• Accreditation: Commission on Collegiate Nursing Education (CCNE) 

Program Highlights:

  • NCLEX-RN Preparation: After completing the BSN, students are prepared to sit for the NCLEX-RN exam to obtain RN licensure.
  • Competitive and Selective: Admission to this program is highly competitive due to limited slots, and it requires prior healthcare experience relevant to the chosen specialty.
  • Flexible Start Dates: Students may begin the program in the Spring or Summer semesters after completing prerequisite course requirements.
  • Rigorous Clinical Experience: The program includes clinical experiences at the University of Rochester Medical Center, providing a deep dive into the nursing profession and healthcare industry.

9. University of California San Francisco

The University of California San Francisco's (UCSF) School of Nursing provides an exceptional Master's Entry Program in Nursing (MEPN) designed for individuals holding a bachelor's degree in a field outside of nursing. This transformative three-year accelerated program confers a Master of Science degree in nursing, equipping graduates with advanced nursing skills in clinical practice, community health, and policy.

The program begins with an intensive first year focusing on the essentials for RN licensure, followed by two years of specialized graduate training in a chosen field of nursing. As a student, you will be immersed in clinical rotations and fieldwork, primarily in the San Francisco Bay Area, gaining practical experience and knowledge to prepare for an RN license and a master's degree in your selected specialty.

MEPN Program Overview: 

  • Tuition Cost: Estimated annual tuition cost of $11,700.
  • Duration: 3 years
  • Unit Hours: 68.5 (year one), remainder of unit hours will be dependent upon specialty t total.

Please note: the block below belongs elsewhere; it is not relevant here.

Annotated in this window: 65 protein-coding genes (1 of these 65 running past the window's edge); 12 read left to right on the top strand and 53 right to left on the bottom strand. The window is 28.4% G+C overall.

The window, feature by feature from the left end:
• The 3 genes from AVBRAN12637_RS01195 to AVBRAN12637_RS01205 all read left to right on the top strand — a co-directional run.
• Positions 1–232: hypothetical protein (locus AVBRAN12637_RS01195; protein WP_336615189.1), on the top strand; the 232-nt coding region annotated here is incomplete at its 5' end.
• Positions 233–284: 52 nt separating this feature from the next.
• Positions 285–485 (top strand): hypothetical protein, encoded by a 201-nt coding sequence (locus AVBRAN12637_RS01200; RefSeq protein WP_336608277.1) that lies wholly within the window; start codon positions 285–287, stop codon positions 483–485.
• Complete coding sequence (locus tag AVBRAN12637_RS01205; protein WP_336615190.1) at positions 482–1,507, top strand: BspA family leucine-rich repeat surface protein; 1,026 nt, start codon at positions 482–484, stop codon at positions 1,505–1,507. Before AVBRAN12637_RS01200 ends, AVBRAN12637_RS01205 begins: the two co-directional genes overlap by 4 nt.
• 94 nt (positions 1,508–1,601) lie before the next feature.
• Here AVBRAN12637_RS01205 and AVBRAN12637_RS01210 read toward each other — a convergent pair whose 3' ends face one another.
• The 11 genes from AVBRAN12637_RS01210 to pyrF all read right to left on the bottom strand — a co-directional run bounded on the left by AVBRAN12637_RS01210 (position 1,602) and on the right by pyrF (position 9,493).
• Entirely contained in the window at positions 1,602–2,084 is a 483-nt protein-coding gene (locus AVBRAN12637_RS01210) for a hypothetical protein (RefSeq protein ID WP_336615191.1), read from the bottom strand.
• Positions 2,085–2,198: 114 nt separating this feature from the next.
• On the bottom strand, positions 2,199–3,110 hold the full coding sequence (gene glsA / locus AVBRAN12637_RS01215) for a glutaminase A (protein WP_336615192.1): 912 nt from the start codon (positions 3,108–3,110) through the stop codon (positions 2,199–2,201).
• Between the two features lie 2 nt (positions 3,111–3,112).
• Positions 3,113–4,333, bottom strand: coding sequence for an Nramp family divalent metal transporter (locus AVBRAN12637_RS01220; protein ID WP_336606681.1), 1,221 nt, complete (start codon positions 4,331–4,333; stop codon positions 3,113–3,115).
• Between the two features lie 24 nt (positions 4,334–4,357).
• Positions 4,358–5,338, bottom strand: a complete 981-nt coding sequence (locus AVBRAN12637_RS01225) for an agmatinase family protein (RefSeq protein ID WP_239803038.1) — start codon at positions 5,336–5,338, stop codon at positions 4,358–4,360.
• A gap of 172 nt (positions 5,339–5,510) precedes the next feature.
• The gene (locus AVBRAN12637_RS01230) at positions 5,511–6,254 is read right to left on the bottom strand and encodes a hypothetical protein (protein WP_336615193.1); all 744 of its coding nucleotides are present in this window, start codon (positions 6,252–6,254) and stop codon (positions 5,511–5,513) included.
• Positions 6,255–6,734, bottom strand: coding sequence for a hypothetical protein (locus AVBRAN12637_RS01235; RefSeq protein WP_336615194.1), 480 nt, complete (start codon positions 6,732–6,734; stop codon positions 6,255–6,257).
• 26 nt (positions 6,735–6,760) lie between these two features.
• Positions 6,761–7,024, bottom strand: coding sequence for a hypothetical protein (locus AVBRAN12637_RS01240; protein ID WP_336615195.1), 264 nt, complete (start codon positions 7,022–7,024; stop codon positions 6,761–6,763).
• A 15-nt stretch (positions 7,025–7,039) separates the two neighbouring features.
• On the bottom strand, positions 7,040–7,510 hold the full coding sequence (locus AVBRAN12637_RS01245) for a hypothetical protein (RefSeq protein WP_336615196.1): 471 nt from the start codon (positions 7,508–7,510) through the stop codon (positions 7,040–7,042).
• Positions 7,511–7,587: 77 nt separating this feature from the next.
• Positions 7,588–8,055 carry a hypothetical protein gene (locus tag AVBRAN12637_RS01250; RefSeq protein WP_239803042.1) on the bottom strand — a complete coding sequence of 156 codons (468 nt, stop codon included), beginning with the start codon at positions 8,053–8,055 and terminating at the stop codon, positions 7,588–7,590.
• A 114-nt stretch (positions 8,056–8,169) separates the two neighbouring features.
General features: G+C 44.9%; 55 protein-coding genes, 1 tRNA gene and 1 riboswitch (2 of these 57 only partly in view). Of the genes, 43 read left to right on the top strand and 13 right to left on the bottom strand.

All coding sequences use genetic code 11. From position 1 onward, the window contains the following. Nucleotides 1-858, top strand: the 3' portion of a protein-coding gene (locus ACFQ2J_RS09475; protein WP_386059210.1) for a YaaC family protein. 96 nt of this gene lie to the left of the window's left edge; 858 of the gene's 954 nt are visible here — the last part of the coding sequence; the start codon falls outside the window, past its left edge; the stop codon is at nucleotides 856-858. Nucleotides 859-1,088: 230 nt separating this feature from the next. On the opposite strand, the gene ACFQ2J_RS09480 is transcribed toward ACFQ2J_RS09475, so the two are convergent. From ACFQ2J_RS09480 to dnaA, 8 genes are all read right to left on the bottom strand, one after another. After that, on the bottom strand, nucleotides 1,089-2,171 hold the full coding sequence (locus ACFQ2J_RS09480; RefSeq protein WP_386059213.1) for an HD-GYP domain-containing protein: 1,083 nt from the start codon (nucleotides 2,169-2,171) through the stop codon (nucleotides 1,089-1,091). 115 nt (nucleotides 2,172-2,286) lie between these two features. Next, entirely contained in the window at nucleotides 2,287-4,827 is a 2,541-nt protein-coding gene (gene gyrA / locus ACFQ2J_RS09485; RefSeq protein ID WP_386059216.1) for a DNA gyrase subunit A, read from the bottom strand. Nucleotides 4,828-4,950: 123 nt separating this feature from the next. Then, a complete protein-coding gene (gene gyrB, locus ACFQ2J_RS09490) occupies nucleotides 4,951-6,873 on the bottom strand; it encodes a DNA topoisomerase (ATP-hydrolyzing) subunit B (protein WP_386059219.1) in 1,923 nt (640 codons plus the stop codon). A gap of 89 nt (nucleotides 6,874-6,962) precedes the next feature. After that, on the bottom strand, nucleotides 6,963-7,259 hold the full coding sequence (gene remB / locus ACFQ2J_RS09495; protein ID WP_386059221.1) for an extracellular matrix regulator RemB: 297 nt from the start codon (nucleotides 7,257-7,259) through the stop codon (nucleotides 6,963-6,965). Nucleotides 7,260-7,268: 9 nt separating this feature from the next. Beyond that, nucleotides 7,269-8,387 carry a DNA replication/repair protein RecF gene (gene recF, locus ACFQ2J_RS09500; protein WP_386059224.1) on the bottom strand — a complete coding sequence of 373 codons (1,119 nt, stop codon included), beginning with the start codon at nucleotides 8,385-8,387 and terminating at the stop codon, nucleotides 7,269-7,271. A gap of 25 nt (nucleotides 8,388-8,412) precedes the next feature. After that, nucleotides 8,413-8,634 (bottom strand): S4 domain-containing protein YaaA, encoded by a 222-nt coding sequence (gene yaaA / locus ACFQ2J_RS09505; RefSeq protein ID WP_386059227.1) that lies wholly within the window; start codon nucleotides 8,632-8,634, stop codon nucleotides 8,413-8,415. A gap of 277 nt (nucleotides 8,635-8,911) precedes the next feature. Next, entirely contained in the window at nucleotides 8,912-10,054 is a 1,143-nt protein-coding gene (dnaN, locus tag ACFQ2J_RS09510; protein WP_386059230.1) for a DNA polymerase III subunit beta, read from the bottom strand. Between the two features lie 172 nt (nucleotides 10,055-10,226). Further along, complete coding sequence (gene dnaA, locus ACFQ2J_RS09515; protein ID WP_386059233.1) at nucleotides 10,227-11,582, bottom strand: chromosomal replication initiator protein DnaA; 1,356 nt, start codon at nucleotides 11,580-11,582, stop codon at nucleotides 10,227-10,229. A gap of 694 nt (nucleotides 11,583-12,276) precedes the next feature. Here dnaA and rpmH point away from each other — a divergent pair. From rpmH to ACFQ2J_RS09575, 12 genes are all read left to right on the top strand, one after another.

• Accreditation: Commission on Collegiate Nursing Education (CCNE) 

Program Highlights:

  • Diverse Clinical Exposure: Students gain experience across various renowned Bay Area medical centers.
  • National Certification Eligibility: Graduates qualify to apply for certifications pertinent to their specialty.
  • Dedicated Faculty: Expert educators lead students through both theoretical and practical nursing aspects.
  • Specialized Graduate Training: After initial licensure, the program offers diverse specialty tracks for advanced nursing practice.

10. University of Vermont

The Direct-Entry DNP program at the University of Vermont in Burlington is an accelerated degree program that prepares individuals with a baccalaureate degree in a field other than nursing to provide primary care as APRNs. This program is distinct in that it leads to a doctoral degree, the DNP, which is one of the highest levels of education in nursing practice.

Students can choose from two NP specialty pathways in this program, AGNP or FNP.

Direct Entry DNP Program Overview: 

  • Tuition Cost: Estimated annual tuition cost of $11,700.
  • Duration: 11 semesters, approximately 4 years. 
  • Credit Hours: 106-112, dependent on specialty. 
  • Accreditation: Commission on Collegiate Nursing Education (CCNE) 

Program Highlights:

  • Advanced Degree: The program offers a DNP degree, which is a terminal degree in nursing practice.
  • National NP Certification: Pass rate of 100% from 2020-2022. 
  • On-Campus Learning: The curriculum is delivered on campus, providing in-person learning experiences.
  • Format: Courses available through on-campus, hybrid, remote synchronous, and asynchronous online formats, with a car required for travel to rural clinical sites.

11. Azusa Pacific University

Azusa Pacific University offers an Entry-Level MSM (ELM) program that is tailored for individuals who have a bachelor's degree in a field other than nursing. Located in Azusa, CA, this accelerated graduate nursing program allows students to complete prelicensure courses and selected graduate nursing courses in the first four semesters in an accelerated format. This is followed by a clinical residency, preparing students for the RN licensure examination. After obtaining their RN license, students continue with courses leading to a Master of Science in Nursing (MSN).

Students in the ELM program have the option between four MSN specialties, including AG-PCNP, FNP, PNP-PC, and PMHNP. 

ELM Program Overview: 

  • Tuition Cost: $860 per unit, with an estimated total base cost of $92,880-$103,200.
  • Duration: Four 16-week semesters for the pre-licensure portion of the program, the remainder of the program duration will be dependent on your chosen NP specialty. 
  • Unit Hours: 108-120; 69 pre-licensure and 44-56 post-licensure, specialty dependent. 
  • Accreditation: Commission on Collegiate Nursing Education (CCNE) 

Program Highlights: